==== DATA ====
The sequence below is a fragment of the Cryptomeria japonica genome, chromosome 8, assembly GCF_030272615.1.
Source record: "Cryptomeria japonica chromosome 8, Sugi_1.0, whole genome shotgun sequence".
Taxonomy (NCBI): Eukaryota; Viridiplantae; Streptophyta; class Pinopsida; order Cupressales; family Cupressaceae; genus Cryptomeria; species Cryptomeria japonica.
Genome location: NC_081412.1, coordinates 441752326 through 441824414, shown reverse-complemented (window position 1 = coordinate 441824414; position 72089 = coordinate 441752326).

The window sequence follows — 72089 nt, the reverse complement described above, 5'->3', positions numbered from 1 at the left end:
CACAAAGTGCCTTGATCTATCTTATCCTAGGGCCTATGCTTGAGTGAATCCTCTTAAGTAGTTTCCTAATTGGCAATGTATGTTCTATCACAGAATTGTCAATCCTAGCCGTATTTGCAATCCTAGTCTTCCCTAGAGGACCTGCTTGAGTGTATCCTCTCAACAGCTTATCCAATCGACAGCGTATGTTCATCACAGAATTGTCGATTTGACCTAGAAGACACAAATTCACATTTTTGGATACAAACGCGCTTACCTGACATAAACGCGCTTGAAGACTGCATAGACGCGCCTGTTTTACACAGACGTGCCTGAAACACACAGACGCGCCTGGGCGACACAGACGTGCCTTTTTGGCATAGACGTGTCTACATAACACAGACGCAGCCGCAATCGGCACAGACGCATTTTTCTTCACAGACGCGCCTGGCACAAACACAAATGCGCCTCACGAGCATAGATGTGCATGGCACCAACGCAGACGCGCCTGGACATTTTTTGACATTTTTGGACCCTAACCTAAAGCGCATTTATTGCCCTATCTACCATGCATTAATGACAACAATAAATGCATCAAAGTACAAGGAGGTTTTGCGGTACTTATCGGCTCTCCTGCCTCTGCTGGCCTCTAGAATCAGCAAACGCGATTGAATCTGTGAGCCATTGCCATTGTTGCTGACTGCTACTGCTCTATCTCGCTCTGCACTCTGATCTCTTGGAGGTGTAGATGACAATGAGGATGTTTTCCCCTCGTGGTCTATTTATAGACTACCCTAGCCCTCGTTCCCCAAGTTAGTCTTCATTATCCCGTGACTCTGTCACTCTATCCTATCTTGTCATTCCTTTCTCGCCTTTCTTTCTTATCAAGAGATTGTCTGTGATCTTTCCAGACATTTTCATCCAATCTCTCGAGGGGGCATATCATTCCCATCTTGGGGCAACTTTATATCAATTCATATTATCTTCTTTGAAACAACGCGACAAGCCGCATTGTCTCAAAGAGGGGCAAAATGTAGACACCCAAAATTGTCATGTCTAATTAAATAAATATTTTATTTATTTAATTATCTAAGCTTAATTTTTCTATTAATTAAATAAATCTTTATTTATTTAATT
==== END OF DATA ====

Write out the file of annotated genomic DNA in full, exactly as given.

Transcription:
The sequence below is a fragment of the Cryptomeria japonica genome, chromosome 8, assembly GCF_030272615.1.
Source record: "Cryptomeria japonica chromosome 8, Sugi_1.0, whole genome shotgun sequence".
Taxonomy (NCBI): Eukaryota; Viridiplantae; Streptophyta; class Pinopsida; order Cupressales; family Cupressaceae; genus Cryptomeria; species Cryptomeria japonica.
Genome location: NC_081412.1, coordinates 441752326 through 441824414, shown reverse-complemented (window position 1 = coordinate 441824414; position 72089 = coordinate 441752326).

The window sequence follows — 72089 nt, the reverse complement described above, 5'->3', positions numbered from 1 at the left end:
CACAAAGTGCCTTGATCTATCTTATCCTAGGGCCTATGCTTGAGTGAATCCTCTTAAGTAGTTTCCTAATTGGCAATGTATGTTCTATCACAGAATTGTCAATCCTAGCCGTATTTGCAATCCTAGTCTTCCCTAGAGGACCTGCTTGAGTGTATCCTCTCAACAGCTTATCCAATCGACAGCGTATGTTCATCACAGAATTGTCGATTTGACCTAGAAGACACAAATTCACATTTTTGGATACAAACGCGCTTACCTGACATAAACGCGCTTGAAGACTGCATAGACGCGCCTGTTTTACACAGACGTGCCTGAAACACACAGACGCGCCTGGGCGACACAGACGTGCCTTTTTGGCATAGACGTGTCTACATAACACAGACGCAGCCGCAATCGGCACAGACGCATTTTTCTTCACAGACGCGCCTGGCACAAACACAAATGCGCCTCACGAGCATAGATGTGCATGGCACCAACGCAGACGCGCCTGGACATTTTTTGACATTTTTGGACCCTAACCTAAAGCGCATTTATTGCCCTATCTACCATGCATTAATGACAACAATAAATGCATCAAAGTACAAGGAGGTTTTGCGGTACTTATCGGCTCTCCTGCCTCTGCTGGCCTCTAGAATCAGCAAACGCGATTGAATCTGTGAGCCATTGCCATTGTTGCTGACTGCTACTGCTCTATCTCGCTCTGCACTCTGATCTCTTGGAGGTGTAGATGACAATGAGGATGTTTTCCCCTCGTGGTCTATTTATAGACTACCCTAGCCCTCGTTCCCCAAGTTAGTCTTCATTATCCCGTGACTCTGTCACTCTATCCTATCTTGTCATTCCTTTCTCGCCTTTCTTTCTTATCAAGAGATTGTCTGTGATCTTTCCAGACATTTTCATCCAATCTCTCGAGGGGGCATATCATTCCCATCTTGGGGCAACTTTATATCAATTCATATTATCTTCTTTGAAACAACGCGACAAGCCGCATTGTCTCAAAGAGGGGCAAAATGTAGACACCCAAAATTGTCATGTCTAATTAAATAAATATTTTATTTATTTAATTATCTAAGCTTAATTTTTCTATTAATTAAATAAATCTTTATTTATTTAATT